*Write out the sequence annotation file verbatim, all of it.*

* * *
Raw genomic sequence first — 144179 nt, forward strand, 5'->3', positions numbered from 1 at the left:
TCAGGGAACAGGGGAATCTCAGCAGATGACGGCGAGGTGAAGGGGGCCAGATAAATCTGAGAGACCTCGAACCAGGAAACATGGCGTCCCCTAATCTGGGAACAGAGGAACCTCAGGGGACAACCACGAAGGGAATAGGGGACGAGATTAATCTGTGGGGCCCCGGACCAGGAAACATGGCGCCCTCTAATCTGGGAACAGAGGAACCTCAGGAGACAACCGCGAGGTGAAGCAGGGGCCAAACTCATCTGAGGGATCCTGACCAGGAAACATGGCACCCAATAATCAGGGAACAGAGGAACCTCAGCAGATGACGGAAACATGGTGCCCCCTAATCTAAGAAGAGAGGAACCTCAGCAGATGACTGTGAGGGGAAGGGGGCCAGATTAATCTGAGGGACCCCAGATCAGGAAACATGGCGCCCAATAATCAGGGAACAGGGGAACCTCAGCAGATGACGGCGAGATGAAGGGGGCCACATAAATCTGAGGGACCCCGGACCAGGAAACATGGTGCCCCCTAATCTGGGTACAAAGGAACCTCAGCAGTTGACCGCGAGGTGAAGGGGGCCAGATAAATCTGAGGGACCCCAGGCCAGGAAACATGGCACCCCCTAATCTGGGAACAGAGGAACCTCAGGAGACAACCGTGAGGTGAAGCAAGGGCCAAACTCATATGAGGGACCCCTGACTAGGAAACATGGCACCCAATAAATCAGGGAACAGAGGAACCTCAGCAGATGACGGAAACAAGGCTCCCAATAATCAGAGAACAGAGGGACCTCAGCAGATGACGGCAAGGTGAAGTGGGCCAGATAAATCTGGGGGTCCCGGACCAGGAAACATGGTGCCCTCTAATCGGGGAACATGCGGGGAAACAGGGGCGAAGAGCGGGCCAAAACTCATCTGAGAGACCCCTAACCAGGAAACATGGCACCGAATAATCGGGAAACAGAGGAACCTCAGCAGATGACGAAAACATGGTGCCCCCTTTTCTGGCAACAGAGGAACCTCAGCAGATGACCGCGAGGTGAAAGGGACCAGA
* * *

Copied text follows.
Raw genomic sequence first — 144179 nt, forward strand, 5'->3', positions numbered from 1 at the left:
TCAGGGAACAGGGGAATCTCAGCAGATGACGGCGAGGTGAAGGGGGCCAGATAAATCTGAGAGACCTCGAACCAGGAAACATGGCGTCCCCTAATCTGGGAACAGAGGAACCTCAGGGGACAACCACGAAGGGAATAGGGGACGAGATTAATCTGTGGGGCCCCGGACCAGGAAACATGGCGCCCTCTAATCTGGGAACAGAGGAACCTCAGGAGACAACCGCGAGGTGAAGCAGGGGCCAAACTCATCTGAGGGATCCTGACCAGGAAACATGGCACCCAATAATCAGGGAACAGAGGAACCTCAGCAGATGACGGAAACATGGTGCCCCCTAATCTAAGAAGAGAGGAACCTCAGCAGATGACTGTGAGGGGAAGGGGGCCAGATTAATCTGAGGGACCCCAGATCAGGAAACATGGCGCCCAATAATCAGGGAACAGGGGAACCTCAGCAGATGACGGCGAGATGAAGGGGGCCACATAAATCTGAGGGACCCCGGACCAGGAAACATGGTGCCCCCTAATCTGGGTACAAAGGAACCTCAGCAGTTGACCGCGAGGTGAAGGGGGCCAGATAAATCTGAGGGACCCCAGGCCAGGAAACATGGCACCCCCTAATCTGGGAACAGAGGAACCTCAGGAGACAACCGTGAGGTGAAGCAAGGGCCAAACTCATATGAGGGACCCCTGACTAGGAAACATGGCACCCAATAAATCAGGGAACAGAGGAACCTCAGCAGATGACGGAAACAAGGCTCCCAATAATCAGAGAACAGAGGGACCTCAGCAGATGACGGCAAGGTGAAGTGGGCCAGATAAATCTGGGGGTCCCGGACCAGGAAACATGGTGCCCTCTAATCGGGGAACATGCGGGGAAACAGGGGCGAAGAGCGGGCCAAAACTCATCTGAGAGACCCCTAACCAGGAAACATGGCACCGAATAATCGGGAAACAGAGGAACCTCAGCAGATGACGAAAACATGGTGCCCCCTTTTCTGGCAACAGAGGAACCTCAGCAGATGACCGCGAGGTGAAAGGGACCAGA